While your online business is small, it’s probably pretty easy to keep track of your inventory. Maybe you can just glance over and count your items that are ready to sell, or maybe you just make them for each individual order. To prepare yourself and your business for future growth, though, you should set up a method for tracking your inventory.
Even though you may not need a complicated system right now, growth can happen quickly, and you won’t want to take time from selling to create a process when that happens. Here are some things you need to know as you set up your logistic system.
Even if your sales are small enough right now that you can manually track your inventory, there will come a day when your business has expanded too much to make it worth your time to record them manually. It’s too easy to lose items or let recordkeeping fall by the wayside as you become busier with other tasks.
Investing in an online business inventory management system will bring returns in the future as you save time and money by keeping orders accurate and on time. If you have or will eventually hire additional employees, having a system in place will help you keep everything consistent across the board.
As you restock your products, you’ll need to create a system for which items you’re going to ship first. This will help with your accounting, as well as with tracking your online business inventory.
First In, First Out is a common method where the items you stocked earliest are the first to ship out. This keeps them from sitting on the shelf for too long.
If you’re selling food products, this is a necessity to keep the food from going bad while it’s waiting to be sold. But for other business types, there are a few additional approaches, such as the Last In, First Out or Just In Time methods, so make sure you do your research or talk to your accountant about which would be the best for you.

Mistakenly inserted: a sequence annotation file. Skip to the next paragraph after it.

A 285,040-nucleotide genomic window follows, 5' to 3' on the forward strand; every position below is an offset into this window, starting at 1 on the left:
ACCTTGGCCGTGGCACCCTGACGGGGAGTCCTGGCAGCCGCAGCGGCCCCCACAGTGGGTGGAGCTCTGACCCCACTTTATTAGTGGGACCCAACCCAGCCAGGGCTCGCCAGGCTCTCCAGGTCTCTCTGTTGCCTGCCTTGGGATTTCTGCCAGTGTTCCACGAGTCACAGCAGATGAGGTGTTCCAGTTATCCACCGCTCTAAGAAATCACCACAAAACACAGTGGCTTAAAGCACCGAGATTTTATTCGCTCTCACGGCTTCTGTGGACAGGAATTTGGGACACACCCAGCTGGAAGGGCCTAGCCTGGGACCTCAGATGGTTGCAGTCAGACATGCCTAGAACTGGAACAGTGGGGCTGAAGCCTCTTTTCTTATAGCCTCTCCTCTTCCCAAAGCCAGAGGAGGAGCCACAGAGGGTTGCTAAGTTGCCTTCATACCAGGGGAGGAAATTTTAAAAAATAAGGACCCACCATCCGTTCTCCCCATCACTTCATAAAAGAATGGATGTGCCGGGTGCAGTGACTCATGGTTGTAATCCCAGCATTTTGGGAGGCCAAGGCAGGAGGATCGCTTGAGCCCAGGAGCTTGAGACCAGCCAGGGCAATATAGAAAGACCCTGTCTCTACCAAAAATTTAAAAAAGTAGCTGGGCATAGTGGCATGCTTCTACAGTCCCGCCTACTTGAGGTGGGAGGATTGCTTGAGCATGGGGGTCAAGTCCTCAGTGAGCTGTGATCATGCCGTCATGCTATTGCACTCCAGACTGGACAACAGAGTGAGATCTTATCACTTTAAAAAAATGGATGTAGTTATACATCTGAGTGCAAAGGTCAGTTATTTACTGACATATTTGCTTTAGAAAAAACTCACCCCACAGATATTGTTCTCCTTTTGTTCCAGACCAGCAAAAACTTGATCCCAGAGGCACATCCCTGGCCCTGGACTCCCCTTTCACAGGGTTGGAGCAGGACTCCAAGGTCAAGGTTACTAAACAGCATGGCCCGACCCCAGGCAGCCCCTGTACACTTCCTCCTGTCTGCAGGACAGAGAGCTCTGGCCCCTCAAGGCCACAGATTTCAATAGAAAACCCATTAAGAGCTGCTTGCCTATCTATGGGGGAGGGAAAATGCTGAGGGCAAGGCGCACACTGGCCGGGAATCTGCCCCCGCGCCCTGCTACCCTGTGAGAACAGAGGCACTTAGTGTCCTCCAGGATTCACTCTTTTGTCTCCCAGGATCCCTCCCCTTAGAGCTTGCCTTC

A major part of tracking your online business inventory is making sure you don’t run out of products for your customers. Setting a standard number of items to keep in stock, called a par level, to signal when you need to order or make more will help with that. This will make sure you keep enough products coming in to meet orders without keeping too many on the shelves.
After all, while items on the shelves mean future profit, they also mean that you haven’t gotten that money yet, so keeping them at the minimum reduces the risk of losing your investment in that inventory. Just make sure you leave yourself with enough leeway for shipping and manufacturing time as you restock.
No matter how good your system is, you’re going to have to set aside regular times to audit your inventory.
Physically count each item and inspect it to make sure that it’s still sellable, and then make sure your records reflect those numbers. It’s too easy to lose track of items as they’re damaged, incorrectly shipped or returned along the way.
If you have additional employees or locations where your products are made, stored or shipped, these checks are especially important. The more touch points your inventory items have, the more easily they can be lost, damaged or mixed up.
Whether you’re an online business of one or you have a few employees, setting a system in place for inventory management is vital. Even if you’re keeping track of it all well now, in the future it will become more difficult to be accurate and efficient as your inventory expands. Taking the time now to research and create the best strategy for your online business and your inventory will pay off. Set yourself up for success by laying a foundation that you can quickly build on in the future.